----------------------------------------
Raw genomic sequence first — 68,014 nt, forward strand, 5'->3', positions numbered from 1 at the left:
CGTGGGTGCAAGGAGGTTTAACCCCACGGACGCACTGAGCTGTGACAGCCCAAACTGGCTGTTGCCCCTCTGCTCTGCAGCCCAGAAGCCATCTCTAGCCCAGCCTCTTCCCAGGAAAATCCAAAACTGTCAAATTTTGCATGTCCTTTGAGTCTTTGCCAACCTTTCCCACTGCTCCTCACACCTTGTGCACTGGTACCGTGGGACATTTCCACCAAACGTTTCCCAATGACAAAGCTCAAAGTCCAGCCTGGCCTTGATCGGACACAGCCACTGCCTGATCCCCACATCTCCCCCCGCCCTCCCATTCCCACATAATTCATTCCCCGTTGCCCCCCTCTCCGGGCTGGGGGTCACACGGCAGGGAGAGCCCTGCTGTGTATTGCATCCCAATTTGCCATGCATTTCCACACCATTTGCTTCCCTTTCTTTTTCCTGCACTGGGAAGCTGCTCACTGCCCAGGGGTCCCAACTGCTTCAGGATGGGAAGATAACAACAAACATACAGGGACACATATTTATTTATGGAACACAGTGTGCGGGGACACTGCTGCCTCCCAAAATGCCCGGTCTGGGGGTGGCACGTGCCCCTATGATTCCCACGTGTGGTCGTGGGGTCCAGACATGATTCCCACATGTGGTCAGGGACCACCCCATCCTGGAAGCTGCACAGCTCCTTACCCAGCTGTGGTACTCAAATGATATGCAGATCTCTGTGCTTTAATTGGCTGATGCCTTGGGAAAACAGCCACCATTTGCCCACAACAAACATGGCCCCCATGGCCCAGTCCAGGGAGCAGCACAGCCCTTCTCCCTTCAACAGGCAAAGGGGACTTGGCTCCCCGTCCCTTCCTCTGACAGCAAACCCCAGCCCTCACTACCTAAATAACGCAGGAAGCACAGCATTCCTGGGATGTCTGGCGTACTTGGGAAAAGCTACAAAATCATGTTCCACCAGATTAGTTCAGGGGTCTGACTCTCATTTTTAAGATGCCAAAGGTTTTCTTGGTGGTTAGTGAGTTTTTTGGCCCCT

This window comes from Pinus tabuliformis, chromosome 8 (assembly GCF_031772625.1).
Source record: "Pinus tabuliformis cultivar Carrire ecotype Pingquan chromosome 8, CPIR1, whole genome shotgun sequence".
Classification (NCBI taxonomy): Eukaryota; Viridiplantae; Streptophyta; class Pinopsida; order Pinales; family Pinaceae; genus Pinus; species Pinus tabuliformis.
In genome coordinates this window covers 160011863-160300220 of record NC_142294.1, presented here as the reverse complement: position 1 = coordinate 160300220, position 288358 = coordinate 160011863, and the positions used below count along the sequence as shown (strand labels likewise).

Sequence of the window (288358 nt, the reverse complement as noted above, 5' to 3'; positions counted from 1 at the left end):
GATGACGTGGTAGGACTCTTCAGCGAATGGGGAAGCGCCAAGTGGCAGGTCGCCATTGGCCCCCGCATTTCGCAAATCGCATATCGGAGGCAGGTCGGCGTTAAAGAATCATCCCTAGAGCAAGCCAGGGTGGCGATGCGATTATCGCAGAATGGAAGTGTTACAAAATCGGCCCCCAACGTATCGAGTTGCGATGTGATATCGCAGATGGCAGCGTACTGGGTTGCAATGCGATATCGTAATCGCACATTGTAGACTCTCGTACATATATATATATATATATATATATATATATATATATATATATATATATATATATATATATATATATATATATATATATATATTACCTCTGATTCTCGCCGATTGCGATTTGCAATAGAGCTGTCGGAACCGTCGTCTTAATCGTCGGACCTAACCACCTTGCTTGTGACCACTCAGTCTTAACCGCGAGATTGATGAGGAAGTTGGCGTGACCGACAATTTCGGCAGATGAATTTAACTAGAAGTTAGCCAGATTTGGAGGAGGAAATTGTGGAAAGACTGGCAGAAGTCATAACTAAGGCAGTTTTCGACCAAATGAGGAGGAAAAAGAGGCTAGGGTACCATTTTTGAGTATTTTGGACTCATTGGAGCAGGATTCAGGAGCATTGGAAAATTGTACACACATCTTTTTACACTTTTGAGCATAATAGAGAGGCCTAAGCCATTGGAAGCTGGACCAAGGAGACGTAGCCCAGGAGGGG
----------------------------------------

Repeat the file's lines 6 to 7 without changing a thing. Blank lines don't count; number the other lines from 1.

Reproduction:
In genome coordinates this window covers 160011863-160300220 of record NC_142294.1, presented here as the reverse complement: position 1 = coordinate 160300220, position 288358 = coordinate 160011863, and the positions used below count along the sequence as shown (strand labels likewise).

Sequence of the window (288358 nt, the reverse complement as noted above, 5' to 3'; positions counted from 1 at the left end):